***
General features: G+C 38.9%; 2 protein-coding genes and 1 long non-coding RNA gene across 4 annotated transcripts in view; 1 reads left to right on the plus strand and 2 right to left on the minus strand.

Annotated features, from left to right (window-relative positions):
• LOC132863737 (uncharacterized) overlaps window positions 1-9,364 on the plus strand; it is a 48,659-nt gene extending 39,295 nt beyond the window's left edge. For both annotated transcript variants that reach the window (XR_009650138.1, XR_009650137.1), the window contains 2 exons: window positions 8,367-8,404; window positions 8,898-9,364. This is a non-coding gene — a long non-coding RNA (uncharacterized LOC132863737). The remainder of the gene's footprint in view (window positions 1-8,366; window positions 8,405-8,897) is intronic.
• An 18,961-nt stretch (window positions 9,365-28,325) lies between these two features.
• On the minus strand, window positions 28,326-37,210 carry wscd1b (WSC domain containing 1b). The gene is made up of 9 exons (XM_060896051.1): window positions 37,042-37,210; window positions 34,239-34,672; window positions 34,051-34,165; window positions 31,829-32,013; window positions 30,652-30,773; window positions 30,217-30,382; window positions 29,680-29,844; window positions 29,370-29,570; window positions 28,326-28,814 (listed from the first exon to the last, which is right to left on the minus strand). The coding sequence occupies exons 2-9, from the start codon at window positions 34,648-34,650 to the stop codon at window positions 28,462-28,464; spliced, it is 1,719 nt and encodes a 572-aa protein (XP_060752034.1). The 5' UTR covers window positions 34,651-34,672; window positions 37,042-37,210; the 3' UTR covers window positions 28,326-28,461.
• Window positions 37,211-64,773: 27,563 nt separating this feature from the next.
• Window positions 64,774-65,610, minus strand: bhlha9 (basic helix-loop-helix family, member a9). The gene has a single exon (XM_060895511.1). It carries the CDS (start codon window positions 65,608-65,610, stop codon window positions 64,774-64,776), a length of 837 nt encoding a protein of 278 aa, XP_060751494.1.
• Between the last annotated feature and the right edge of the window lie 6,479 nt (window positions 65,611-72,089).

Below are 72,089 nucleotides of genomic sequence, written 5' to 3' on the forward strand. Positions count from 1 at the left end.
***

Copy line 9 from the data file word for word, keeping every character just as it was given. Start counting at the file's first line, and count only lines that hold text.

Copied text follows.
Below are 72,089 nucleotides of genomic sequence, written 5' to 3' on the forward strand. Positions count from 1 at the left end.